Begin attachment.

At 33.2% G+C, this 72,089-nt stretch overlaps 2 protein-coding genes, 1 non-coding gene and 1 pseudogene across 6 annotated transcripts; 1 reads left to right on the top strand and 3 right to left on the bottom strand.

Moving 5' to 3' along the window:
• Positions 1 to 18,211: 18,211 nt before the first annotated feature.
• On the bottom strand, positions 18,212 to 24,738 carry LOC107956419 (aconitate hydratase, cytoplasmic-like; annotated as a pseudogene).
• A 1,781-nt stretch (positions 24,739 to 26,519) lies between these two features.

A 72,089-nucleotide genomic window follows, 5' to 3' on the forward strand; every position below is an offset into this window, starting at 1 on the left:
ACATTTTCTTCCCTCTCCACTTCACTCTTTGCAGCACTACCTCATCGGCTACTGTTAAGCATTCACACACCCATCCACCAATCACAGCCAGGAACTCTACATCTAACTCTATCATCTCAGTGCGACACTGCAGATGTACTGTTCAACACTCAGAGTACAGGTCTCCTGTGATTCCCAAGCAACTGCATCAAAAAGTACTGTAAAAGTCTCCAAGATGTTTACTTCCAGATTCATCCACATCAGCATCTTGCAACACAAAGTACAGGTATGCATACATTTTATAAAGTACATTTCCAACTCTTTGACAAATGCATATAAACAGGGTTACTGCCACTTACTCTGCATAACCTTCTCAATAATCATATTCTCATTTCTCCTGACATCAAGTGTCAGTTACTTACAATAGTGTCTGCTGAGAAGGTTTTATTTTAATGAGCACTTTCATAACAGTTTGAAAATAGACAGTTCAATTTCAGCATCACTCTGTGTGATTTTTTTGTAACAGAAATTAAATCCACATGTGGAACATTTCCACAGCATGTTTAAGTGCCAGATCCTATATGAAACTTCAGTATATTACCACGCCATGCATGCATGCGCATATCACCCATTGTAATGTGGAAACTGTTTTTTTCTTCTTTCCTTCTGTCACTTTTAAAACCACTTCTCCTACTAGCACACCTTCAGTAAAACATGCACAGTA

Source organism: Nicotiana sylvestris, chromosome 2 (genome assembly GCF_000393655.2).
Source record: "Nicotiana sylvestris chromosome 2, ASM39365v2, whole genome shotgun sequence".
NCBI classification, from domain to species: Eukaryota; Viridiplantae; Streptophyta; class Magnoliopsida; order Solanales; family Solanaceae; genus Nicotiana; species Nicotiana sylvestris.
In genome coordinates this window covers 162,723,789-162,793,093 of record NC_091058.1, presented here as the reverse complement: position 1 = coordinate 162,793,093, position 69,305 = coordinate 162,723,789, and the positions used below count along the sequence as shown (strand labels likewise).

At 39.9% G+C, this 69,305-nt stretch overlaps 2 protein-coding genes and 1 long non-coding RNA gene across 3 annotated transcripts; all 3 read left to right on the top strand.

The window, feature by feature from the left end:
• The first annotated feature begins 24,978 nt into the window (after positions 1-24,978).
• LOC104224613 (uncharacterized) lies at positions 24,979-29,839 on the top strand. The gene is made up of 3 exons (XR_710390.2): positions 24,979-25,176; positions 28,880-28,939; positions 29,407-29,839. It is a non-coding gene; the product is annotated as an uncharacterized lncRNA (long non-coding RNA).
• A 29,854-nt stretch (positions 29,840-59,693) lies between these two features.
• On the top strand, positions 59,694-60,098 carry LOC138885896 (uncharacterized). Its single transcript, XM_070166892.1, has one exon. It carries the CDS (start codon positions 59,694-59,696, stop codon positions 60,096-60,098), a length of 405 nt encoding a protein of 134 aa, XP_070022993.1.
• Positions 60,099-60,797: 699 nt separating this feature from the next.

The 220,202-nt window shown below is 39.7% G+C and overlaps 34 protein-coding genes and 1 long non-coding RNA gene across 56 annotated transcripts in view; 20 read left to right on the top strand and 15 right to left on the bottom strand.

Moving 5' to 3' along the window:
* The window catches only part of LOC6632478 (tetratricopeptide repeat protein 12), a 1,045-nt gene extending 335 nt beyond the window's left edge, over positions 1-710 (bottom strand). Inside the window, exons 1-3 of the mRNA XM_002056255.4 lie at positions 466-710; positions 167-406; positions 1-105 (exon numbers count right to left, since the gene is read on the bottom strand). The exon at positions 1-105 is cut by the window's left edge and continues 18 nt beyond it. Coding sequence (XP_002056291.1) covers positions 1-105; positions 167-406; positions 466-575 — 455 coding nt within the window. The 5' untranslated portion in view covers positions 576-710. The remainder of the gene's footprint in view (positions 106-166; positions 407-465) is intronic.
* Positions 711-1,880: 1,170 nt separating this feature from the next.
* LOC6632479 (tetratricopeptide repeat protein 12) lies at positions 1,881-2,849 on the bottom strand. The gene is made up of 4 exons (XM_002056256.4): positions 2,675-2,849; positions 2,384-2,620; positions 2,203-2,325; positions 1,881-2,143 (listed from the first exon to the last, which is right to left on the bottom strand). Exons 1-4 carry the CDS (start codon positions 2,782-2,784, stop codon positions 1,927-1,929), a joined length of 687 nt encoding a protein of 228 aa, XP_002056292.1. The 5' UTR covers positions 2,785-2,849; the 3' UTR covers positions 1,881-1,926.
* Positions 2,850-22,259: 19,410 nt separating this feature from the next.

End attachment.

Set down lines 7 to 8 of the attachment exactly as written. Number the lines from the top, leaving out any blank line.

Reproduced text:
ACATTTTCTTCCCTCTCCACTTCACTCTTTGCAGCACTACCTCATCGGCTACTGTTAAGCATTCACACACCCATCCACCAATCACAGCCAGGAACTCTACATCTAACTCTATCATCTCAGTGCGACACTGCAGATGTACTGTTCAACACTCAGAGTACAGGTCTCCTGTGATTCCCAAGCAACTGCATCAAAAAGTACTGTAAAAGTCTCCAAGATGTTTACTTCCAGATTCATCCACATCAGCATCTTGCAACACAAAGTACAGGTATGCATACATTTTATAAAGTACATTTCCAACTCTTTGACAAATGCATATAAACAGGGTTACTGCCACTTACTCTGCATAACCTTCTCAATAATCATATTCTCATTTCTCCTGACATCAAGTGTCAGTTACTTACAATAGTGTCTGCTGAGAAGGTTTTATTTTAATGAGCACTTTCATAACAGTTTGAAAATAGACAGTTCAATTTCAGCATCACTCTGTGTGATTTTTTTGTAACAGAAATTAAATCCACATGTGGAACATTTCCACAGCATGTTTAAGTGCCAGATCCTATATGAAACTTCAGTATATTACCACGCCATGCATGCATGCGCATATCACCCATTGTAATGTGGAAACTGTTTTTTTCTTCTTTCCTTCTGTCACTTTTAAAACCACTTCTCCTACTAGCACACCTTCAGTAAAACATGCACAGTA

Source organism: Nicotiana sylvestris, chromosome 2 (genome assembly GCF_000393655.2).